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July 20th, 2020

That Feeling Of Wholeness

…or at least somewhat. I don’t have a boyfriend, I probably never will. But I have a full paper darkroom now…sorta…and you take the feelings of completeness where you can find any.

So…following up on my post a while back about finally establishing a paper darkroom at Casa del Garrett…I did some of this over the weekend…

 

These are the first fiber base silver prints Iíve done in decades. Fiber based photo paper gives, in my very strong opinion, much Much better dynamic range in terms of darks versus whites than RC (Resin Coated) paper does. Although I’ll grant that RC paper, and mult-contrast paper, have improved immensely since I was a young man finding his way around the darkroom.

But I’m still hassling the details. This one would be perfect except itís got a rust spot on it from a clip I used to weigh it down in the wash. A second attempt is in the print dryer. Because glossy fiber base prints must be dried in a print dryer, roller squeegeed face down on an absolutely clean and smooth chromium plate.

Photo-Flo makes an acceptable substitute for Pakosol, but I am still unhappy it isnít made anymore. Nothing put the gloss on glossy paper like Pakosol.

I think I have that ďfirst good printĒ now that I promised the co-worker who gave me her granddad’s Beseler 23c, but I’m still deciding.

I’d forgotten what a chore cleaning up after making silver prints is. Let alone the entire process of washing and drying fiber paper prints. I’ll be very surprised if my water bill isn’t a bit more next month.

I need to think about this for a while…now that I’ve done some silver prints, and against my experience with digital printing. Digital printing is no easy peasy thing either if you want everything just perfect. But the difficulties in getting to what you want are different in each process.

Sometime next week I want to set down my thoughts about it. Now that I have a paper darkroom set up I reckon I’ll keep doing silver prints. But it really is an altogether different thing. Each individual print is its own work of craft and art. You have to work each print as though it’s a custom, one-off work, even if you are printing dozens off the same negative. I suppose this gives the silver print its value. If the negative is a difficult one…needing lots of dodging and burning to get it right (I had to do some on that Grand Canyon shot, but it wasn’t extensive), and some delicate touch-up work with a spotting brush afterward, you might really have to sweat each and every print you make.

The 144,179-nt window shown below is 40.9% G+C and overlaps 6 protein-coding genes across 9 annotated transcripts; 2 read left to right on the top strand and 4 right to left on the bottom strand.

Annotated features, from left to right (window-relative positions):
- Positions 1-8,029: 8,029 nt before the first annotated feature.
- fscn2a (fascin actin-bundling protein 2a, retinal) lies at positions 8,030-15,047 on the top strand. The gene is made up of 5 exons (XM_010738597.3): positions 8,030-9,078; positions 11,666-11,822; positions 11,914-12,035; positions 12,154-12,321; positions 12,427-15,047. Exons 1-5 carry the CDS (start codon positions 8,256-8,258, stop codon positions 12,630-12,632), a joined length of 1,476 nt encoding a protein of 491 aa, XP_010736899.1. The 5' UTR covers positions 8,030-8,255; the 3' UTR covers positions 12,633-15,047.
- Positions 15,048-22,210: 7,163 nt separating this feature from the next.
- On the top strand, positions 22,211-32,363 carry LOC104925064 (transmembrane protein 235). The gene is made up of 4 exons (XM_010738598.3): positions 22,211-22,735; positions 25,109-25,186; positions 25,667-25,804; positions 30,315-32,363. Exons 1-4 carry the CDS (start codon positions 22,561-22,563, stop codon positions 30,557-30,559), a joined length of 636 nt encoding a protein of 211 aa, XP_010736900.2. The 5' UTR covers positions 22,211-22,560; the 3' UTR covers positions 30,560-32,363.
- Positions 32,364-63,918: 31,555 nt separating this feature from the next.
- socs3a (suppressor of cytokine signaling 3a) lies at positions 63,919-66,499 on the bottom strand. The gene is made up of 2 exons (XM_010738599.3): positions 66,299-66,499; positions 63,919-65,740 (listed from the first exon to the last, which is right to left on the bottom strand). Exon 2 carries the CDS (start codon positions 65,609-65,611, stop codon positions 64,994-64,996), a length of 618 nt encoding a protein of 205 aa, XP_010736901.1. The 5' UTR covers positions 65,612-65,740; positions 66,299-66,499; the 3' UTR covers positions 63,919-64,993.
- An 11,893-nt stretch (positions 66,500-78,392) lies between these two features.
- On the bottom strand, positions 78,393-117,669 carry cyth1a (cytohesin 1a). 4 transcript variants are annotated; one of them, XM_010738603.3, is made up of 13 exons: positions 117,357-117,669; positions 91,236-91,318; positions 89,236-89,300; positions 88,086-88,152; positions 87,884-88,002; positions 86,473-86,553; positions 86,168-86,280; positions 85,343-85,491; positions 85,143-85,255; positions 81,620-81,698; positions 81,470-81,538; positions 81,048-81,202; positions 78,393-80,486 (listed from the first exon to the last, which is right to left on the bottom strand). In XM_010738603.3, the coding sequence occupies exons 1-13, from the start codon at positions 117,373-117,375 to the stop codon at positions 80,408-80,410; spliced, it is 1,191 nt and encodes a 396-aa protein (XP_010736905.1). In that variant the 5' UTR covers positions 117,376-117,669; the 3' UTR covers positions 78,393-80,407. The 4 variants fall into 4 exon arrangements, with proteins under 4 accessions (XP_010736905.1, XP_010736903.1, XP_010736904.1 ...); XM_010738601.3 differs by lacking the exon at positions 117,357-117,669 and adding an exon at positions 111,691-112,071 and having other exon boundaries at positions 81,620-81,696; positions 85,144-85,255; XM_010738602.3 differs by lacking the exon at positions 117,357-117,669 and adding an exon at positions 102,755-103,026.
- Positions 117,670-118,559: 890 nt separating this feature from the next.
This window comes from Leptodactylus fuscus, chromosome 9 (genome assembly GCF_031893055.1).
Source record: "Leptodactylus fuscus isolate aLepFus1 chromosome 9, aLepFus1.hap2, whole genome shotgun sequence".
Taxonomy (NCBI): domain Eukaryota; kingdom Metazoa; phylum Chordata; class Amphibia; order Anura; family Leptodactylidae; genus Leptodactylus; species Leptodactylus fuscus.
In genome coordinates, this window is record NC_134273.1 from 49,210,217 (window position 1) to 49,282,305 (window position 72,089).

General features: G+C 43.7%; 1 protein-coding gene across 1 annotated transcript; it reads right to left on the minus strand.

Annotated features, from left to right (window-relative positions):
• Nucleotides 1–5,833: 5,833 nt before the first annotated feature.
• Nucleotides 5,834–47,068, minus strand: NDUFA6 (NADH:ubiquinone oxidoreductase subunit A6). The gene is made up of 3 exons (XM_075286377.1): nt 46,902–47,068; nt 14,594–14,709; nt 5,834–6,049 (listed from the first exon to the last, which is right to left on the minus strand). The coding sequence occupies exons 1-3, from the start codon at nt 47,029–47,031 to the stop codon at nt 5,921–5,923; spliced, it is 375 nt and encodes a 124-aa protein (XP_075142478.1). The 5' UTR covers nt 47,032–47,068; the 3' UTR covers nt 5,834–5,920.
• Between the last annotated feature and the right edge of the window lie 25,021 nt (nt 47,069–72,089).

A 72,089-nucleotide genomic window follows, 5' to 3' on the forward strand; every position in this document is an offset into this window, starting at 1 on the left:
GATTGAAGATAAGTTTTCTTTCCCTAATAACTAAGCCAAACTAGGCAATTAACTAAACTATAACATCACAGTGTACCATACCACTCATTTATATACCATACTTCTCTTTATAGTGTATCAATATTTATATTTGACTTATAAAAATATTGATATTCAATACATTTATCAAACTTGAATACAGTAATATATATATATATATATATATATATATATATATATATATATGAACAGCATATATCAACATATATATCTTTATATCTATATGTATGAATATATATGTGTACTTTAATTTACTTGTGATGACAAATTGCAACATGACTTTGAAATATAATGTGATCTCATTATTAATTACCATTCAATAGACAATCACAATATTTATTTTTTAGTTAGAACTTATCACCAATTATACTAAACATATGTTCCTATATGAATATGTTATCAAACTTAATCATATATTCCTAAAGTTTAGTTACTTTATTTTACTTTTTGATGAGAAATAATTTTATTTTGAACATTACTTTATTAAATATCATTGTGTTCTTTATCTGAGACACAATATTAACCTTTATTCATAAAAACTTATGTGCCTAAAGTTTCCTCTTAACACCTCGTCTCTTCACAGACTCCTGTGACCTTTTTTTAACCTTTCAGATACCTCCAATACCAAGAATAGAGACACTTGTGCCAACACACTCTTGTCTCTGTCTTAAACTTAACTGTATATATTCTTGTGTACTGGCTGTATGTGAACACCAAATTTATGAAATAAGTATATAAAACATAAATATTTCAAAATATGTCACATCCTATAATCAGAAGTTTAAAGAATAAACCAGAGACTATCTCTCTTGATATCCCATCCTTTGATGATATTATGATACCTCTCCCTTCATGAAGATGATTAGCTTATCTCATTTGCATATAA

Again…I suppose this is what gives the silver print its value…provided the print maker is good at it. At the moment I rate myself above average…but that’s mostly coasting on what I learned back when I was a young man. I think I can get better the more I work with it…and I reckon I probably will if only for the personal and artistic challenge of it. The only thing that’s changed for me since those days is I have a Much better enlarger now. Well…and multi-contrast and RC papers have apparently improved immensely. I was actually stunned at how much dynamic range these have now.

But the computer can make so many little corrections, spot touching, tonal adjustments, dodging and burning masks, that sort of thing, plus sharpening algorithms that correct for handheld blur you might not have even noticed until you got into bigger enlargements, that it’s probably going to remain my primary tool going forward, even now that I have the paper darkroom I’ve always dreamed of having. Both of these media make me think about the final image differently, in their own ways, and that’s a good thing. But it’s the paper darkroom I realize now, that makes me a better photographer. That is why I’m going to keep doing this. But…not routinely because…whew…it IS a mess to clean up afterward let me tell you…

I remember long ago, when I got my first really nice German enlarging lens, a Rodenstock Rodigon 50mm. I remember how shocked I was at all the flaws in my negatives it revealed. It made me a better photographer. Likewise, I’m seeing things now that I would have otherwise just written off after I looked at the scans with a thought of “Oh I’ll fix that in the computer”. Everything starts with the initial photograph, whether it’s digital or film. Get the focus right, keep the camera steady, get the exposure right, and what the camera gave you won’t fight you every step of the way when it’s time to make a print or pull off an image file to post somewhere.

by Bruce | Link | Comments Off on That Feeling Of Wholeness

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